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Aegean's First Lady

Chios Town, the main town on the island of Chios, is also the First Lady of the Aegean, according to the local authorities. She is Greek to her fingertips and surprisingly indifferent towards tourists.

The Lady's harbor is remarkable, particularly the long side where the houses, with a few tall exceptions, are a genuine idyll: beautiful two- or three-storied buildings boasting neoclassical facades, set on a background of light grey mountains. Including the moles on either side, the harbor forms a symmetrical seven-sided figure, with a small opening seawards.

In the evening, the port turns into a string of sparkling pearls, so seductive that neighboring Turkey appears to move closer than normally. Even the moon, tonight rising on the Turkish side, is attracted by the First Lady; it soon hangs large and full straight above our heads, to the delight of all the 25,000 inhabitants, few of whom are tourists, as they mostly prefer holiday resorts south of the capital.

A shapely harbor is the ideal setting for satisfying hunger and thirst. The moment I find a tavern and a bar to my taste, I usually become a regular customer. The choice in Chios Town is so large, however, that I have to proceed systematically. I start with a count. Along the waterfront, there are cafes, bars, taverns, fast food, tea rooms and amusement arcades, in total 40, of which 29 are bars or the like, the rest eating places.

Crawling the Circuit

Trying out all of them seems impossible, but I heard of a method that might do the trick: a "pub crawl". My starting point should perhaps be the police, one of the last buildings on the left side. I want to remind them of their duty to close the waterfront to vehicles at night, which they often forget. A waiter suggests to me why, "The police think they're kings!" Hopefully, my last stop will be the bar of the leading hotel, Chandris, situated at the far end on the opposite side.

First, I fortify myself with grilled mackerel at Katsikadelis, a plain harbor tavern. The simultaneous arrival of two gigantic ferries, immediately in front of us, create hustle and bustle. The whole town is astir. Half an hour later, the ferries are gone and peace restored. I crawl through the remaining diesel smoke over to Cafe Agirovolyo to warm up with a cappuccino for the real challenge; the long side of the harbor.

Ibiscus Bar greets me with a Heineken and soft reddish brown cushions. My attention is caught by three married couples, elegantly dressed like all modern Greeks, at the table beside me. They're talking, or rather the women are, their husbands merely adding and correcting. The women are complementing each other perfectly. Number one is brief, number two has got incredibly much to say, number three masters the art of terminating a subject in a few well-chosen words, with a know-it-all smile.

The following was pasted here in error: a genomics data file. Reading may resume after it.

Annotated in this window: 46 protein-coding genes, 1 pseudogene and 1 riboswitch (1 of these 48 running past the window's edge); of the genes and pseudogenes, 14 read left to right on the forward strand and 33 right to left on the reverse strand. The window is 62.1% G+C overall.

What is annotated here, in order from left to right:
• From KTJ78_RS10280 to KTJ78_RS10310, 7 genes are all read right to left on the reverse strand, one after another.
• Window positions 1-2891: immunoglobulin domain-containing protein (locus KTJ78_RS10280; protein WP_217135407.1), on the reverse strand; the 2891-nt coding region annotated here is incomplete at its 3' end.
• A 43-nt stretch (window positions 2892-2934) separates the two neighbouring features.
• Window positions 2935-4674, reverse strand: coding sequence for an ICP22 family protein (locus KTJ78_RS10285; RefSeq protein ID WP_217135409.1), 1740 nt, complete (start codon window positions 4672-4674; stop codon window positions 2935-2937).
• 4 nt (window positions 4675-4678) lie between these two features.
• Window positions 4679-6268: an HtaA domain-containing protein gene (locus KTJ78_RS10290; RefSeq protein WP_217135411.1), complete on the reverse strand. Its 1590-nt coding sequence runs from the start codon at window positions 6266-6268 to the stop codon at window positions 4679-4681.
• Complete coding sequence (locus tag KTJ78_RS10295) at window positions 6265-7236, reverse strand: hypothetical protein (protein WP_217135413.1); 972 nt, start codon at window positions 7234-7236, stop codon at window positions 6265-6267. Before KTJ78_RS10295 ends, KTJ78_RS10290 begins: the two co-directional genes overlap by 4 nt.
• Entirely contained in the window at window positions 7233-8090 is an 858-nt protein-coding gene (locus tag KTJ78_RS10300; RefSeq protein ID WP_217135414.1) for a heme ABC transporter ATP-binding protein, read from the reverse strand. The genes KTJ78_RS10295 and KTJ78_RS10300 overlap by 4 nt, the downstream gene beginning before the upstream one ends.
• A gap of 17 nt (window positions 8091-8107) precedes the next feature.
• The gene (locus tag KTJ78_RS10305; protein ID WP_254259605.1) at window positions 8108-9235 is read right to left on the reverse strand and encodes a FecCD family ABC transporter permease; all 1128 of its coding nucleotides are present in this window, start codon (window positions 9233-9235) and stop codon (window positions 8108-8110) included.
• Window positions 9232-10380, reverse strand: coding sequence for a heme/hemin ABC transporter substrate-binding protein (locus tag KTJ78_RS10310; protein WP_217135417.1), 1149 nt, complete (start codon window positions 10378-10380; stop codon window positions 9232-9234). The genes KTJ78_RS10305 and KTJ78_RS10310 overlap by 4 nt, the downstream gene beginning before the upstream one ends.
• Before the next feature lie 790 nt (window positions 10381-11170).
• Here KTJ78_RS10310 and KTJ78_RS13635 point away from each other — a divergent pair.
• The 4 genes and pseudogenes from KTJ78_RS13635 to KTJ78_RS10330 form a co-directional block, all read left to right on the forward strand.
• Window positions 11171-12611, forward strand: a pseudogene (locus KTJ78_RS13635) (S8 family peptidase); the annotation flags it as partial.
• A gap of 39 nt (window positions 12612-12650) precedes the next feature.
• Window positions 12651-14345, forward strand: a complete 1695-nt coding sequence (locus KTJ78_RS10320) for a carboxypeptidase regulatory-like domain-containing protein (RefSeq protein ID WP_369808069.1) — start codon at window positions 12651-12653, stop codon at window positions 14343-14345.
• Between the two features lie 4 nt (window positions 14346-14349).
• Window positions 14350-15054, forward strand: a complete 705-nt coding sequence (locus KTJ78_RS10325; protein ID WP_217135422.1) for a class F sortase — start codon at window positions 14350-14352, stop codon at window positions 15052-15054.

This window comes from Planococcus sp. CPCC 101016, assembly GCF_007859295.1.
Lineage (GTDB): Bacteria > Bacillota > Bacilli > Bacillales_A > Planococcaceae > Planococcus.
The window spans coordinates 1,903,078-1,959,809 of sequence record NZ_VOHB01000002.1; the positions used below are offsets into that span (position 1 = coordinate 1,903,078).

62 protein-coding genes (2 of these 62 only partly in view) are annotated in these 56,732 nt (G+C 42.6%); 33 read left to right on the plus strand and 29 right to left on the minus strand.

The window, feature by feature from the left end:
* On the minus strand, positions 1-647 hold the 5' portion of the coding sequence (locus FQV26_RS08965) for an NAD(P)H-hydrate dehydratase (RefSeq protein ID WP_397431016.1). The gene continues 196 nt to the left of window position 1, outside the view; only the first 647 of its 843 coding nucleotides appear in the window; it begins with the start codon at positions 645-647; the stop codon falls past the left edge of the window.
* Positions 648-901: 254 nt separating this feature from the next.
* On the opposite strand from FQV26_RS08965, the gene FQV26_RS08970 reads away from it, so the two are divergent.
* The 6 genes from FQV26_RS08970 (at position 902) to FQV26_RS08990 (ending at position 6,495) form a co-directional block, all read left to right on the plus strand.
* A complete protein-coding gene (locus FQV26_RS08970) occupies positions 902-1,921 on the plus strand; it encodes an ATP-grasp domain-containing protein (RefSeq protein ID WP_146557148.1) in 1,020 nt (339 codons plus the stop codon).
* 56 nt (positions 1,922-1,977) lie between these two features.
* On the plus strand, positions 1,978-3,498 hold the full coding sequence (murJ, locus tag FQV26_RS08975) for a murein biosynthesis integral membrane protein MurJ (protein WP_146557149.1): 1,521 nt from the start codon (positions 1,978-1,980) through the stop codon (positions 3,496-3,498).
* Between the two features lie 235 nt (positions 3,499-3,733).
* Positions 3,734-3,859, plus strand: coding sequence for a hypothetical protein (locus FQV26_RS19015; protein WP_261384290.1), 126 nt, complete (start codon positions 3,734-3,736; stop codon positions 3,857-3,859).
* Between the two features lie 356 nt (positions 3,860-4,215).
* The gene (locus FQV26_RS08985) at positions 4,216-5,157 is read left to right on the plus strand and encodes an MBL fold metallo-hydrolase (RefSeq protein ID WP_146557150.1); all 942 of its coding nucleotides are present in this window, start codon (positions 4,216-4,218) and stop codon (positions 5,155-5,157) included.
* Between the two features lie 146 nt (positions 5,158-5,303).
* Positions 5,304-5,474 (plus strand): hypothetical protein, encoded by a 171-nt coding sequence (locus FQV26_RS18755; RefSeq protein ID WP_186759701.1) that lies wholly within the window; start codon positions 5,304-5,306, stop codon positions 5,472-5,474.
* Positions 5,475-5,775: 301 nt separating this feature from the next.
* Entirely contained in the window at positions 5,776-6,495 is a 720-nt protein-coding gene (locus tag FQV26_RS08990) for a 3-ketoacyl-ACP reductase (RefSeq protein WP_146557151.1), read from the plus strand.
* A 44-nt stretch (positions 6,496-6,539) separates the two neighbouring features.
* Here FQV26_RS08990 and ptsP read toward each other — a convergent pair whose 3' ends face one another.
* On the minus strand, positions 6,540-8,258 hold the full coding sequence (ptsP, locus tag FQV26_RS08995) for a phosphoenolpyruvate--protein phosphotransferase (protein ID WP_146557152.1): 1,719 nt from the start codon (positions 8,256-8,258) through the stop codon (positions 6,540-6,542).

Youth Rebellion

Newly washed cushions in Nifada Bar make me believe I'm floating on a white cloud, a sensation repeated inside Vivlos next door where an indoor starry sky captivates me. I join the young people at Remezzo over an ice coffee. Drum lives up to its name by nearly splitting my eardrums, and failing to spot my look-alike at Alter Ego, I decide to play cards with the old men outside the traditional Kafenion, then hit a billiard ball in the Asteras arcade.

Deafening music drives me out of Art Cafe and into a quieter haven, Bratsera. Proudly, I realize I've already completed the long side, now turned into a running track by young guys racing each other on mopeds and motorcycles. They accelerate right in front of my table and roar away in petrol fumes. The noise is infernal. This trifling with their lives and limbs must be a youth rebellion, apparently ignored by the police.

I skip Cafe Kavos to refresh my ears in Rhythm 'n' Blues instead, until my sweet tooth is tempted by Sweet House. A theory of mine, that the level of light is inversely proportional to the level of music, is confirmed at Metropolis Bar. I leave the noisy darkness to look for post upstairs in Enter, an internet cafe. Feeling a bit tired, I let Rock Cafe El Plo revive me. Very soon, though, I make for Melodia Bar, fancying a slower melody.

Mutual Care

Before taking a breather in Bel Air, I decide to sum up my findings, at Status Bar. I'm impressed by the First Lady's way with the young people and her progressive taste of music, but I dare say I'm more fond of her when she is a bit old-fashioned. That's why, tomorrow again, I'll probably pick out a tavern just where the ferries put in, sure to be rewarded with tasty fish and scenes of harbor life.

New-fangled bars and cafes are admittedly a smart piece of scenery. Nevertheless, I'm personally more comfortable in humble joints, seeing people talk and argue, laugh and yawn without musical disturbances. Moving incidents always stand in line here, as last night: a disabled man, selling tickets for the lottery, cheered up a large group of silent, sad-looking old men. During a long and lively discussion, they exchanged not only lottery tickets and cash, but also a lot of loving care for each other.